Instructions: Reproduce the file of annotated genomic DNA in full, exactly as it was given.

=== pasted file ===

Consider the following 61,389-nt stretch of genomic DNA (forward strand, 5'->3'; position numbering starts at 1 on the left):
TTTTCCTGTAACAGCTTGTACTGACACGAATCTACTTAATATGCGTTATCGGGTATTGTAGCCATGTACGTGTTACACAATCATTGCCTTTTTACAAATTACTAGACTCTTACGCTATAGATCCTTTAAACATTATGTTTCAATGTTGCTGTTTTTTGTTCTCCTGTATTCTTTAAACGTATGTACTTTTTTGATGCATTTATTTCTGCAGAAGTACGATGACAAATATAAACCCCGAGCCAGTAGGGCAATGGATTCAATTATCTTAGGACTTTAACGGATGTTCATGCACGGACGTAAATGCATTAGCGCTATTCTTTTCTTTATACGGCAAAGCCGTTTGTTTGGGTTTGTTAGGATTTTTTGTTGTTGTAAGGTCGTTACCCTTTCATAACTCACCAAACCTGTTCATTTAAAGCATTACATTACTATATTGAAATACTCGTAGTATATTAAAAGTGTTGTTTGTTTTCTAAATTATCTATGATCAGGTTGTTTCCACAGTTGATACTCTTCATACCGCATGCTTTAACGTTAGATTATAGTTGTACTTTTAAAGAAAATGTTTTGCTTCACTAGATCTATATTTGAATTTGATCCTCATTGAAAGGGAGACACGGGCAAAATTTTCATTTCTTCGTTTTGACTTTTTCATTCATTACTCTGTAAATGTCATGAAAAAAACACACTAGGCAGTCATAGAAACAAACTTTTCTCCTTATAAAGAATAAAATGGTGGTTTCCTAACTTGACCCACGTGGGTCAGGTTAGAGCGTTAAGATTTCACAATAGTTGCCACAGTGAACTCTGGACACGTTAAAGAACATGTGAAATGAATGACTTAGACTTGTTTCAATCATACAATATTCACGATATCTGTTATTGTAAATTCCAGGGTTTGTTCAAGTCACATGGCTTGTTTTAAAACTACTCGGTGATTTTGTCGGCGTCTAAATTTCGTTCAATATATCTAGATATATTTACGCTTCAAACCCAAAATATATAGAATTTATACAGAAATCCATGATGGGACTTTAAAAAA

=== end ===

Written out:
Consider the following 61,389-nt stretch of genomic DNA (forward strand, 5'->3'; position numbering starts at 1 on the left):
TTTTCCTGTAACAGCTTGTACTGACACGAATCTACTTAATATGCGTTATCGGGTATTGTAGCCATGTACGTGTTACACAATCATTGCCTTTTTACAAATTACTAGACTCTTACGCTATAGATCCTTTAAACATTATGTTTCAATGTTGCTGTTTTTTGTTCTCCTGTATTCTTTAAACGTATGTACTTTTTTGATGCATTTATTTCTGCAGAAGTACGATGACAAATATAAACCCCGAGCCAGTAGGGCAATGGATTCAATTATCTTAGGACTTTAACGGATGTTCATGCACGGACGTAAATGCATTAGCGCTATTCTTTTCTTTATACGGCAAAGCCGTTTGTTTGGGTTTGTTAGGATTTTTTGTTGTTGTAAGGTCGTTACCCTTTCATAACTCACCAAACCTGTTCATTTAAAGCATTACATTACTATATTGAAATACTCGTAGTATATTAAAAGTGTTGTTTGTTTTCTAAATTATCTATGATCAGGTTGTTTCCACAGTTGATACTCTTCATACCGCATGCTTTAACGTTAGATTATAGTTGTACTTTTAAAGAAAATGTTTTGCTTCACTAGATCTATATTTGAATTTGATCCTCATTGAAAGGGAGACACGGGCAAAATTTTCATTTCTTCGTTTTGACTTTTTCATTCATTACTCTGTAAATGTCATGAAAAAAACACACTAGGCAGTCATAGAAACAAACTTTTCTCCTTATAAAGAATAAAATGGTGGTTTCCTAACTTGACCCACGTGGGTCAGGTTAGAGCGTTAAGATTTCACAATAGTTGCCACAGTGAACTCTGGACACGTTAAAGAACATGTGAAATGAATGACTTAGACTTGTTTCAATCATACAATATTCACGATATCTGTTATTGTAAATTCCAGGGTTTGTTCAAGTCACATGGCTTGTTTTAAAACTACTCGGTGATTTTGTCGGCGTCTAAATTTCGTTCAATATATCTAGATATATTTACGCTTCAAACCCAAAATATATAGAATTTATACAGAAATCCATGATGGGACTTTAAAAAA